10 Columbus Circle (Time Warner Center)
TYPE: American steakhouse
VIBE: Simple elegance OCCASION: A business dinner or romantic dinner DON’T MISS DISH: Porterhouse Steak DON’T BOTHER DISH: Ginger Carrots DRINK SPECIALTY: American-focused Wine List PRICE: $60 & up HOURS: Dinner, Monday through Thursday 5 PM – 10:30 PM; Friday & Saturday, 5 PM – 11 PM. RESERVATIONS: Reservations recommended. INSIDE SCOOP: Order a Diamond Cain RESTAURANT GIRL RATES (1-10): 6.5 (good to very good) FINAL WORD: With a dazzling park view, Porter House manages to make a woman feel like she’s being taken
somewhere special, while still being a steakhouse a man can sink his teeth into.
Michael Lomonaco, of Windows on the
World and The 21 Club fame, has inherited this park view space, formerly
home to the Jean-Georges’ ill-fated V steakhouse, a garrulously over-the-top exercise
in butcher shop chic. Lomonaco steps up to the plate, attempting to succeed where Jean-Georges has failed.
Some chefs might venture a completely different direction with the cuisine,
perhaps Italian or Asian, but Lomonaco replaces a steakhouse
with a steakhouse, and this one is a decidedly more mellow affair. He’s created a refined surf-and-turf menu, a tribute to American beef, seafood, wine and locally sourced produce. Designer Jeffrey Beers has stripped the old V space of its ornate
chandeliers and red & gold accents, replacing them with cherry wood
finishes, beige carpets and cozy leather chairs & booths.
I sidled up to a
dark wood bar with two flat-screen TVs and a gaggle of
men in suits catching the end of the Mets game, a refreshingly casual
gesture I didn’t expect to find in a restaurant under the same roof
as Per Se, Masa and Cafe Grey. Leaving my cocktail choice in the
trusting hands of the bartender, he delivered me a Diamond Cain – a refreshingly seasonal blend of Rye, Green Chartreuse, & Calvados – topped off with a fresh sprig
After lingering at the bar for a bit, I wandered over to a linen-covered table with a stunning view of Central Park. I selected a Logan Pinot Noir 2003 ($50 a bottle), a medium-bodied red wine with bright berry notes, an excellent red meat companion. Deliberating between a tequila-cured salmon and a more traditional oyster pan roast, I instead opted for the sea scallops; pan-seared in a delicately sweet brown butter sauce, the silkiness of the glistening scallops was nicely offset by the gentle crunchiness of a flash-fried parsley topping.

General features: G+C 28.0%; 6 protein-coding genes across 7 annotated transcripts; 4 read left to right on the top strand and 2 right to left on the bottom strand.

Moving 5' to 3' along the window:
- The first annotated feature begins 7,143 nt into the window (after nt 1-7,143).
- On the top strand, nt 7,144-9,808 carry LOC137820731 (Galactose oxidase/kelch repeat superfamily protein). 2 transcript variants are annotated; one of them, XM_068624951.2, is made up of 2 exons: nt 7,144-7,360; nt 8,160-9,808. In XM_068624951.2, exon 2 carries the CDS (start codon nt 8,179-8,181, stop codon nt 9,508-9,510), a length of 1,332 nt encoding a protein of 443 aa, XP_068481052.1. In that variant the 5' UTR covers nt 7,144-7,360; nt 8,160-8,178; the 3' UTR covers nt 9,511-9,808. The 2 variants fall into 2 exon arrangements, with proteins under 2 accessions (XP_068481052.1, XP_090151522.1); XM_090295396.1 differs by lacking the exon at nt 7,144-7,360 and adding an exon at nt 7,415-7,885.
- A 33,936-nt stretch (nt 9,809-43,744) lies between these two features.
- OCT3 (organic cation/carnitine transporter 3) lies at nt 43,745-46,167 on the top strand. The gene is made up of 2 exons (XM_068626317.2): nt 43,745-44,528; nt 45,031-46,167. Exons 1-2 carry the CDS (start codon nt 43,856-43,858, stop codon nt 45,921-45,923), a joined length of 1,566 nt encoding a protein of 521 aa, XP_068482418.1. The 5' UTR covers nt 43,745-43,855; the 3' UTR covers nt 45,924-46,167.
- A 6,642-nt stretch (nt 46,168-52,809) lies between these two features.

The porterhouse is the ultimate cut of meat, a tenderloin and strip in one blessed steak. Porter House’s $78 broiled rendition arrives sans the $77 Peter Luger’s signature pool of butter. Personally, I prefer to taste my meat in all its fatty glory without that extra stick of butter, so I was pleased with Lomonaco’s presentation. Unfortunately, they both make the same mistake of slicing the steak before it arrives at the table, a common practice that makes the act of eating an admittedly more genteel experience, but also lets the precious juices escape from the bone-in cut before reaching the plate. Pre-slicing aside, the meat was supple and wonderfully charred, simply seasoned with salt & pepper. While the homemade potato chips made for a satisfyingly salty accompaniment (although they could’ve spent more time in the fryer), the overly sweet, ginger roasted carrots, drizzled in wild flower honey, were too delicate and cloying a match for any meat dish.
Except perhaps for the view, nothing about Porter House is momentous or unabashedly innovative, which isn’t necessarily a bad thing, especially when it comes to steak, which should be served in all its unadulterated splendor. Lomonaco’s simple but polished cooking talent is exemplified in an uncomplicated side of beets, perfectly roasted and beautifully accented with mustard seeds and dill. Though, some of his sides could do with some spiffing up, perhaps an added weightiness to suit the succulence of the steaks: Why not crumble a little gorgonzola on the potato chips or top the carrots off with bacon? Porter House succeeds in avoiding the trendy twists that many of the newfangled steakhouses have given into simply to keep up with the Joneses, not to mention Lomonaco’s mastery of steak charring. And for this, I was greatly satisfied.
Until we eat again,
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